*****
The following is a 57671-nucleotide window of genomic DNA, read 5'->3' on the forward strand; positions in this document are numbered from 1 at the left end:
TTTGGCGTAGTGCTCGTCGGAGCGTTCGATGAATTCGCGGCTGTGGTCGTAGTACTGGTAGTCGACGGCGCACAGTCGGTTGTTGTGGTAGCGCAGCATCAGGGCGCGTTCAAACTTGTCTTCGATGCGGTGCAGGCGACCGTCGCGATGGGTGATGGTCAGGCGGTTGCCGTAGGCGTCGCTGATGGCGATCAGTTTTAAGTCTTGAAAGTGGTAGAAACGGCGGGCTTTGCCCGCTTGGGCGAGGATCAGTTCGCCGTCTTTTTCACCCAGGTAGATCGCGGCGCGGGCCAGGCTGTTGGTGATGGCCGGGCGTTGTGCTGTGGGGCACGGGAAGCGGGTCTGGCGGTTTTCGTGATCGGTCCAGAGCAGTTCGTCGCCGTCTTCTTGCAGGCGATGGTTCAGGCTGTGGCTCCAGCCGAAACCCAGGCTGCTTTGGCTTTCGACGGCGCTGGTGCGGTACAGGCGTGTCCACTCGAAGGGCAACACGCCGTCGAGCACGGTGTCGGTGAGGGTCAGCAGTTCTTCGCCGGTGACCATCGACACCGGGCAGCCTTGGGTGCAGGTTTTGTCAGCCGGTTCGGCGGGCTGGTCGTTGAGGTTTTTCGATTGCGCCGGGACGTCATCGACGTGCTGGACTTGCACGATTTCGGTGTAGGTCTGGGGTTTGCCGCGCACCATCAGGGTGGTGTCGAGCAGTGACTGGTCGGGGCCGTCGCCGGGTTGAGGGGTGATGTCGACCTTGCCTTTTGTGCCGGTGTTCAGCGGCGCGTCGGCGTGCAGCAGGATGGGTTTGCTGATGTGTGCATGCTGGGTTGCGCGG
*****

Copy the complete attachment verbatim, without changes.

The following is a 57671-nucleotide window of genomic DNA, read 5'->3' on the forward strand; positions in this document are numbered from 1 at the left end:
TTTGGCGTAGTGCTCGTCGGAGCGTTCGATGAATTCGCGGCTGTGGTCGTAGTACTGGTAGTCGACGGCGCACAGTCGGTTGTTGTGGTAGCGCAGCATCAGGGCGCGTTCAAACTTGTCTTCGATGCGGTGCAGGCGACCGTCGCGATGGGTGATGGTCAGGCGGTTGCCGTAGGCGTCGCTGATGGCGATCAGTTTTAAGTCTTGAAAGTGGTAGAAACGGCGGGCTTTGCCCGCTTGGGCGAGGATCAGTTCGCCGTCTTTTTCACCCAGGTAGATCGCGGCGCGGGCCAGGCTGTTGGTGATGGCCGGGCGTTGTGCTGTGGGGCACGGGAAGCGGGTCTGGCGGTTTTCGTGATCGGTCCAGAGCAGTTCGTCGCCGTCTTCTTGCAGGCGATGGTTCAGGCTGTGGCTCCAGCCGAAACCCAGGCTGCTTTGGCTTTCGACGGCGCTGGTGCGGTACAGGCGTGTCCACTCGAAGGGCAACACGCCGTCGAGCACGGTGTCGGTGAGGGTCAGCAGTTCTTCGCCGGTGACCATCGACACCGGGCAGCCTTGGGTGCAGGTTTTGTCAGCCGGTTCGGCGGGCTGGTCGTTGAGGTTTTTCGATTGCGCCGGGACGTCATCGACGTGCTGGACTTGCACGATTTCGGTGTAGGTCTGGGGTTTGCCGCGCACCATCAGGGTGGTGTCGAGCAGTGACTGGTCGGGGCCGTCGCCGGGTTGAGGGGTGATGTCGACCTTGCCTTTTGTGCCGGTGTTCAGCGGCGCGTCGGCGTGCAGCAGGATGGGTTTGCTGATGTGTGCATGCTGGGTTGCGCGG